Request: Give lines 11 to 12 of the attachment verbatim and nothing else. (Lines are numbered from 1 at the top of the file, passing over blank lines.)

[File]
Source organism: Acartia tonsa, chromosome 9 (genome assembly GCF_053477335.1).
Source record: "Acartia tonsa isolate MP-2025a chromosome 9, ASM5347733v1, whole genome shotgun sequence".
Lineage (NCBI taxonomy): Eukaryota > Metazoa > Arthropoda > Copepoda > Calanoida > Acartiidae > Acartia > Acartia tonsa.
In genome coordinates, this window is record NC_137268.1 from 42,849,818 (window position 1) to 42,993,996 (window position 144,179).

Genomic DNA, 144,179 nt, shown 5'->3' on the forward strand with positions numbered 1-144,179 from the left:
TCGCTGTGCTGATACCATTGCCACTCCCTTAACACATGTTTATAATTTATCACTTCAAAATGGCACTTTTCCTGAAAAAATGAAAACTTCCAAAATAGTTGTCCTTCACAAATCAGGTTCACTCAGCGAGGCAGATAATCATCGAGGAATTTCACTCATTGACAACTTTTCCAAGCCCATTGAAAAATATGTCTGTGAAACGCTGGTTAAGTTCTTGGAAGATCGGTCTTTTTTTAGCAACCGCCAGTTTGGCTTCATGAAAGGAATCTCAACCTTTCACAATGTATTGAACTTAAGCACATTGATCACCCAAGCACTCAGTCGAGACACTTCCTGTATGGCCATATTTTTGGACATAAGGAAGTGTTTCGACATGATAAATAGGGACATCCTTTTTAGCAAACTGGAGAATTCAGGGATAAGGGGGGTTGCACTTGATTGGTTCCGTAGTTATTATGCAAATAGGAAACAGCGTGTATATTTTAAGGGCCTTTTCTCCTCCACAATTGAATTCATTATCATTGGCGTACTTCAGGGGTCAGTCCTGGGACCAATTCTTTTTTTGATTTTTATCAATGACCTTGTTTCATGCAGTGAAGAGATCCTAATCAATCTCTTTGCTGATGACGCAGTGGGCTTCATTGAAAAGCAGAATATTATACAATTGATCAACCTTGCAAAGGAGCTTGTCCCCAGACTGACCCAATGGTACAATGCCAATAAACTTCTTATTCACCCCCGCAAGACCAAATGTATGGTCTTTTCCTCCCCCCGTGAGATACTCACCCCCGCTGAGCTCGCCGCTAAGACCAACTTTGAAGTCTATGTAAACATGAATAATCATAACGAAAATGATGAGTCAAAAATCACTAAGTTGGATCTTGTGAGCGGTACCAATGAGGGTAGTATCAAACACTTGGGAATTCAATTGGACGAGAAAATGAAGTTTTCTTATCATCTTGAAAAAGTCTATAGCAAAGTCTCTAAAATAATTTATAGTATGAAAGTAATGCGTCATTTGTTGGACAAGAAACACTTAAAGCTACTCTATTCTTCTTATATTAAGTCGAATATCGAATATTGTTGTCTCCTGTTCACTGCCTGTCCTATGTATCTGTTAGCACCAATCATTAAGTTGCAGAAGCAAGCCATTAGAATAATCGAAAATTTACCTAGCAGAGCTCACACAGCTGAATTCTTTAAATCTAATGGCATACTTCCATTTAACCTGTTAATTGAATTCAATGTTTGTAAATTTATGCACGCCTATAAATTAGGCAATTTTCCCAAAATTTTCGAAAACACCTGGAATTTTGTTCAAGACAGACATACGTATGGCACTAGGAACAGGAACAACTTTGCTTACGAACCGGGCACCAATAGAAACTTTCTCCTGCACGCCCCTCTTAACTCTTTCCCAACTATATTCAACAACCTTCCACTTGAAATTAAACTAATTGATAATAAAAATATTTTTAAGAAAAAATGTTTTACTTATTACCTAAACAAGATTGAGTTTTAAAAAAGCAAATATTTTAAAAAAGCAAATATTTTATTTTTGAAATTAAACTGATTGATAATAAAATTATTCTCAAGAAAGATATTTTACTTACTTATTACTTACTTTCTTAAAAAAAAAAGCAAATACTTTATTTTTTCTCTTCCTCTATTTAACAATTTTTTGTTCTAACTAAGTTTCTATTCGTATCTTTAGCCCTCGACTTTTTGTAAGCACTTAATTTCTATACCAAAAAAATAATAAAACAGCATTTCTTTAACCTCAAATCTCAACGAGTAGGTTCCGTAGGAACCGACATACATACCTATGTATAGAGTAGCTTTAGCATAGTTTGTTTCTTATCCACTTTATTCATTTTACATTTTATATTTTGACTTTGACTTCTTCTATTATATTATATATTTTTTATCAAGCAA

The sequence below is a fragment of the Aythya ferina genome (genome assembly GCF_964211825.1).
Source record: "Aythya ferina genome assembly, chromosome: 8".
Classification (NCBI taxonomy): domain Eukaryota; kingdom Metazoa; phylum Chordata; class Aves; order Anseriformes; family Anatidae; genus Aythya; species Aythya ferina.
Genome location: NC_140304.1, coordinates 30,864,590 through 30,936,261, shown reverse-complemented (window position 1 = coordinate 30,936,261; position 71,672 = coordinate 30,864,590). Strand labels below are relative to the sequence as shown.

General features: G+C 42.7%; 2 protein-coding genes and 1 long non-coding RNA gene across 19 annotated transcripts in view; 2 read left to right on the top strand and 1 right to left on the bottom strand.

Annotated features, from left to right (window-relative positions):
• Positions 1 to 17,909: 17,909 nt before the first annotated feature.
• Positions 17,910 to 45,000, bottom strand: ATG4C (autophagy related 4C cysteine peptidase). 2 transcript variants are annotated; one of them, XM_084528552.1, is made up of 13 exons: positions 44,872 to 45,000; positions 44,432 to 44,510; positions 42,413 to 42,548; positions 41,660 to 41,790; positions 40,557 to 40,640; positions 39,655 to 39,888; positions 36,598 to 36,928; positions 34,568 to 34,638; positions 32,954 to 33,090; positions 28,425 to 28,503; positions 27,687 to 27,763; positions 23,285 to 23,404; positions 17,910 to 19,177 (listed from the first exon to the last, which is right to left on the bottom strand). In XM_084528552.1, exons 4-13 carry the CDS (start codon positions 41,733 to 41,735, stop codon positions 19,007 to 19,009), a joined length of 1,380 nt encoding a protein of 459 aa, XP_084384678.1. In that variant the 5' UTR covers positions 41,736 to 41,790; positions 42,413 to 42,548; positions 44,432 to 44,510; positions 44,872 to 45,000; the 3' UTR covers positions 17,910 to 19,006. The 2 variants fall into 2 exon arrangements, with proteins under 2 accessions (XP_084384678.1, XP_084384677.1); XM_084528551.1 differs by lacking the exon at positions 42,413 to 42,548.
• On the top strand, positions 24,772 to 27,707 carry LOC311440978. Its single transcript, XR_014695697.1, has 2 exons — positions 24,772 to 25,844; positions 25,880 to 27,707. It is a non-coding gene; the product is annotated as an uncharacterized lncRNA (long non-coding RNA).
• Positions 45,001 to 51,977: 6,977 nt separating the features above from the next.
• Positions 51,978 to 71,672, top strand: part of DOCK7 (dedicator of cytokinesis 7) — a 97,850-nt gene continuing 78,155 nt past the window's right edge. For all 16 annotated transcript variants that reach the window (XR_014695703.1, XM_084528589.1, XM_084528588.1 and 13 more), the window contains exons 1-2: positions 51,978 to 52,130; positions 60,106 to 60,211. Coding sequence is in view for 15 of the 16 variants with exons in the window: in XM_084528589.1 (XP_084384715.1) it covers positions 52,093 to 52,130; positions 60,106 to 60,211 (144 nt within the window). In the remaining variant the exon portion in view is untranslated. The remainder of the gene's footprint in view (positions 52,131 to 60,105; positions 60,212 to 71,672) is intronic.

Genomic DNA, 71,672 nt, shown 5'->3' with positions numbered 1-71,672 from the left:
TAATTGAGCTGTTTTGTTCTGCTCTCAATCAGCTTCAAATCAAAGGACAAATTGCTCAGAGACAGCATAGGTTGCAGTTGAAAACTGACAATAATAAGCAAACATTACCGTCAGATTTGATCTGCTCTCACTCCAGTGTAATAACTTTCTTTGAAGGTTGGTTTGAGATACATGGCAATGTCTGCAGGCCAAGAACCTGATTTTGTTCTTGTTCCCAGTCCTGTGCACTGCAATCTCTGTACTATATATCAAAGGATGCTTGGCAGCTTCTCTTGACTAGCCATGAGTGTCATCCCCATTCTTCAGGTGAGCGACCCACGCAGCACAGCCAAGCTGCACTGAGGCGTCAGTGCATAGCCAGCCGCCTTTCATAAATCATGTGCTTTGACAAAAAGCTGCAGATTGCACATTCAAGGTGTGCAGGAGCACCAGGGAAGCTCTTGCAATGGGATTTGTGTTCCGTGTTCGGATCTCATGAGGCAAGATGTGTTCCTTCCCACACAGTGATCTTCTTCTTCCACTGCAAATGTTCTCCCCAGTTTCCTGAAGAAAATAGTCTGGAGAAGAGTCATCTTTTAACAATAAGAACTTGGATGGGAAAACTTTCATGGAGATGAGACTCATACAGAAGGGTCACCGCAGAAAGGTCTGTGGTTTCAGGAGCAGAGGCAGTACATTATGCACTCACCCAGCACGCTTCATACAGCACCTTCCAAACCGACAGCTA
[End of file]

General features: G+C 42.7%; 2 protein-coding genes and 1 long non-coding RNA gene across 19 annotated transcripts in view; 2 read left to right on the top strand and 1 right to left on the bottom strand.

Annotated features, from left to right (window-relative positions):